Several types of scatter radar techniques are used for upper atmosphere research. Coherent scatter radar is a volume scattering technique whereby the radar detects energy scattered from within a medium when there are regular spatial variations of the refractive index due to irregularities. This is the analogue of Bragg scattering of X-rays from crystals. The ionosphere contains irregularities of many different sizes and in general a small fraction of the incident energy is scattered at each boundary. Signals backscattered from plasma wave irregularities with a spacing of half the radar wavelength will reinforce by constructive interference in the direction back to the radar and can produce a signal strong enough to be detected by the receiver. Thus, a radar of wavelength will effectively select from the scattering medium the spatial component of wavelength along the radar beam (a more detailed derivation of this property follows). The term ``coherent'' applies to the constructive interference possible when there is a scattering structure with an organized spatial content at half the radar wavelength.

The *scatter theorem* describes the signals that can be measured
by a coherent scatter radar. Figure 3.1
(left) shows the geometry used in the derivation of the scatter theorem for
a bistatic radar system.

**Figure 3.1:** Geometry of scatter theorem analysis

The origin of the coordinate system lies within the scattering region under
observation, points to a position within this region,
and are the positions of the transmitter and the
receiver, respectively. They are fixed in space and can be considered
constant in this derivation. We introduce further the vectors
and
. Considered is a volume element
*dV* at the position . The electric field produced by the
transmitter is given by:

where is the electric field at the transmitter, is the
transmitter antenna voltage gain and is the angular frequency of the
wave.
The electric field at the receiver from the volume element *dV*
is then given by:

where is the amplitude scattering cross section of electrons for signals
incident along and scattered along and
is the electron density at
and time *t*. To simplify this equation it is assumed that for a narrow
beam, the voltage gain function for the transmitting and receiving antennas can be
set to constants and respectively.
A similar simplification is done with the
scattering cross section which is set to a constant, since all
spatial information is contained in the electron density term *D*.
The differential voltage produced at the receiver input by volume element
*dV* of the scatterer is then:

Assuming and , performing a Taylor expansion on and and neglecting quadratic terms, one obtains the following approximations for the transmitter (t) and receiver (r) distances:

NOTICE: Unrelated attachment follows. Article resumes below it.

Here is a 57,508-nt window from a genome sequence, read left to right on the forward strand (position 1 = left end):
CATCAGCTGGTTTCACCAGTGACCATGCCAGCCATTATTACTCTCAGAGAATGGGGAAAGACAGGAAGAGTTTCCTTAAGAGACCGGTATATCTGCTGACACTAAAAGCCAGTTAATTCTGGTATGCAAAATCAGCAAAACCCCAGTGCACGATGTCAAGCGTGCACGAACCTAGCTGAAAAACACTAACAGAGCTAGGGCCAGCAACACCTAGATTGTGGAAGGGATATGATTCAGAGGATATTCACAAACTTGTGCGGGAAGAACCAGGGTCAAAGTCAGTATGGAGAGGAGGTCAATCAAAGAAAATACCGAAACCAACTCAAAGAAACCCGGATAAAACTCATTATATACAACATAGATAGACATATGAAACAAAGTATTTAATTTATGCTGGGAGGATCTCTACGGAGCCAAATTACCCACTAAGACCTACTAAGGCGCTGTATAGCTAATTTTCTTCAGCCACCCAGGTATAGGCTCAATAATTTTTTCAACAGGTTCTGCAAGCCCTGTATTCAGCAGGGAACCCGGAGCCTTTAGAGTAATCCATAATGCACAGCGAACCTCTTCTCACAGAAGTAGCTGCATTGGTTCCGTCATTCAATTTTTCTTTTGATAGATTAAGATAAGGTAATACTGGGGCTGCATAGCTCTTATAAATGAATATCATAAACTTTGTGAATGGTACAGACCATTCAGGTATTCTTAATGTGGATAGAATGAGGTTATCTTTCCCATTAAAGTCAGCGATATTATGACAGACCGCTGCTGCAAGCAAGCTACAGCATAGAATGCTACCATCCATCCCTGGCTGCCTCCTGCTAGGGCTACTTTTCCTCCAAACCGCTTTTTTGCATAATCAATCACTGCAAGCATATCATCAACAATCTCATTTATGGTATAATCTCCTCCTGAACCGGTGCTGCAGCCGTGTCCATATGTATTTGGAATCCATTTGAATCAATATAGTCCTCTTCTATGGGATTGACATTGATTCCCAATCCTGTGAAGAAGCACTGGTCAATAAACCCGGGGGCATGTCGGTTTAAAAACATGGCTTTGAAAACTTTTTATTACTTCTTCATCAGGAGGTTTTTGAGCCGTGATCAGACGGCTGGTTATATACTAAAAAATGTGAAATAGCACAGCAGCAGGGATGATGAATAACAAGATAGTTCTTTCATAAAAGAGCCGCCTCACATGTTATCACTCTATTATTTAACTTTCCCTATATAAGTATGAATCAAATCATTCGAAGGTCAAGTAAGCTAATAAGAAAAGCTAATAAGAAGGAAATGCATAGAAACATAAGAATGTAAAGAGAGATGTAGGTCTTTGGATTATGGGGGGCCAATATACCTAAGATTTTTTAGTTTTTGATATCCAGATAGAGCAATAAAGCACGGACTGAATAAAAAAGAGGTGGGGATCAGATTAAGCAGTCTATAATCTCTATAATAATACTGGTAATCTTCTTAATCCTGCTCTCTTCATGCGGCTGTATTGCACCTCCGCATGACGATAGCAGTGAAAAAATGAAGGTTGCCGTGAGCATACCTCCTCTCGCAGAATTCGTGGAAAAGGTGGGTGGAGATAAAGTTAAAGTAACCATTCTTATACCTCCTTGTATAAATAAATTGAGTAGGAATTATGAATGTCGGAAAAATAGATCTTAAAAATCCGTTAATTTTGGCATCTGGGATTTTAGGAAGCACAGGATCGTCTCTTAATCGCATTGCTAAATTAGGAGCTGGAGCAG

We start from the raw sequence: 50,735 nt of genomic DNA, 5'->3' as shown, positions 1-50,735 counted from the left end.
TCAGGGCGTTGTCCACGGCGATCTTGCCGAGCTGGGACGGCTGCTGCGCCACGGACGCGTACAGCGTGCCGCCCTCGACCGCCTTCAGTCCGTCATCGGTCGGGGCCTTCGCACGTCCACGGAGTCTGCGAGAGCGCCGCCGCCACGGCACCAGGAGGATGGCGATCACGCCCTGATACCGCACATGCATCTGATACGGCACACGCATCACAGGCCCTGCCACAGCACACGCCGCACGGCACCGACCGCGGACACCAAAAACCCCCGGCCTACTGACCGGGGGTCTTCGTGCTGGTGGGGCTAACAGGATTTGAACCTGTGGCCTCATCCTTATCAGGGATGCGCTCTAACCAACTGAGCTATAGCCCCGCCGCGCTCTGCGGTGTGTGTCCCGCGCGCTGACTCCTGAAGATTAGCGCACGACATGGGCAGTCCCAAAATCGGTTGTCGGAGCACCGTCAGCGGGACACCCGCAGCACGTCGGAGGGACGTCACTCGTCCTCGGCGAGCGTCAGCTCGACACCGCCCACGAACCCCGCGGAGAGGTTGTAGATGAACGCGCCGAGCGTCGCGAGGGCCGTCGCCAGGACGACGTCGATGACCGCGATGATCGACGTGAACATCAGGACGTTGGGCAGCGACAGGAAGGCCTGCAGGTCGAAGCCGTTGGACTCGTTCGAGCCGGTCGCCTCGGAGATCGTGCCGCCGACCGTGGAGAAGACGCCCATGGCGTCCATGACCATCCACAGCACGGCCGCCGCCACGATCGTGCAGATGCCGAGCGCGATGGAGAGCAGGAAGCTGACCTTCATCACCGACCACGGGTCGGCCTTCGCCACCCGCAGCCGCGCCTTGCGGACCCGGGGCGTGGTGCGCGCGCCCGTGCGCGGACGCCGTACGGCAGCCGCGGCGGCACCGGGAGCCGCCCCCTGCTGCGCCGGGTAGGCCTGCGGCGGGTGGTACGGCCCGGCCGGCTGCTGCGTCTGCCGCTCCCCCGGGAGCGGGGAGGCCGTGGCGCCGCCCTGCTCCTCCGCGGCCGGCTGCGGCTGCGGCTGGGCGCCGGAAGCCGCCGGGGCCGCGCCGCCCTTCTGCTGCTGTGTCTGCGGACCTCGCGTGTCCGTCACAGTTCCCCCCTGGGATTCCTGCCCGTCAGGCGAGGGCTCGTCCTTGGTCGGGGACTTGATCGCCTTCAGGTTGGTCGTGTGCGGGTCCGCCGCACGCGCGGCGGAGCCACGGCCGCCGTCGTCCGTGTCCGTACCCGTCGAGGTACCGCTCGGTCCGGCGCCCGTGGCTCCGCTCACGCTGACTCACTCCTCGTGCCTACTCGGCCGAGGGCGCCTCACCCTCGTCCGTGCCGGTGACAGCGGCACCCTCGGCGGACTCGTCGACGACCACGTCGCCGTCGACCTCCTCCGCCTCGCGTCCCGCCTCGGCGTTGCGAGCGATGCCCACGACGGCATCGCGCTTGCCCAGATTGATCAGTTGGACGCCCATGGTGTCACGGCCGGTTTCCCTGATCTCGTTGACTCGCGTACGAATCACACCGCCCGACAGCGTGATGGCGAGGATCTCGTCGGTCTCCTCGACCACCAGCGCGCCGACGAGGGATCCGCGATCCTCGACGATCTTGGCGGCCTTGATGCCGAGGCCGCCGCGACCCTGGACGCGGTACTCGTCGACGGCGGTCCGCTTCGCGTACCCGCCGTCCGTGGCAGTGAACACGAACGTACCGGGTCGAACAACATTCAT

This approximation can now be used to rewrite the amplitude term , but not the phase term. Using the unit vectors and , equation 3.3 becomes:

We express the electron density through its Fourier component . Thus if the transform is denoted by the definition of N is:

That is, by the inverse transform,

or

Substituting Equation 3.9 into Equation 3.6 yields

In these steps we also used the fact that . If we integrate over the volume where backscatter occurs, the -dependent exponential term can be approximated by a delta function , where

This means we select the component of *N* that corresponds
to . After the integration over , taking the
delta function into account, the final result can be written as follows

where *C* denotes some constant.

This shows that the radar is sensitive to the Fourier components of the electron density fluctuation with wave vector , corresponding to the wavelength

where is the angle between and . This important property can be derived by considering the following equation derived from the conservation of momentum and energy in two dimensions (see Figure 3.1, right):

and

Rewriting Equation 3.14 in terms of the wavelength for
the *x* and *y* components gives

Similary Equation 3.15 becomes (using 3.17)

Hence using Equation 3.16

and Equation 3.17 we get

Using some trigonometric identities this can be written as

and since is small, it follows that

But since we arrive at the property that

which means that the angle which makes with the negative x-axis is along the bisector of the transmitter and receiver directions. Using this fact we can write Equation 3.14 as

where is the unit vector pointing along the incident direction and is perpendicular to . This can be simplified using the following trigonometric identities

to yield

By comparing the left and right side of this equation it follows that the direction and wavelength is described by:

We can convert to the angle that was used earlier using

which yields Equation 3.13 again. For a monostatic backscatter radar, with transmitting and receiving antennas at the same location, and .

Wed Oct 9 10:05:17 CST 1996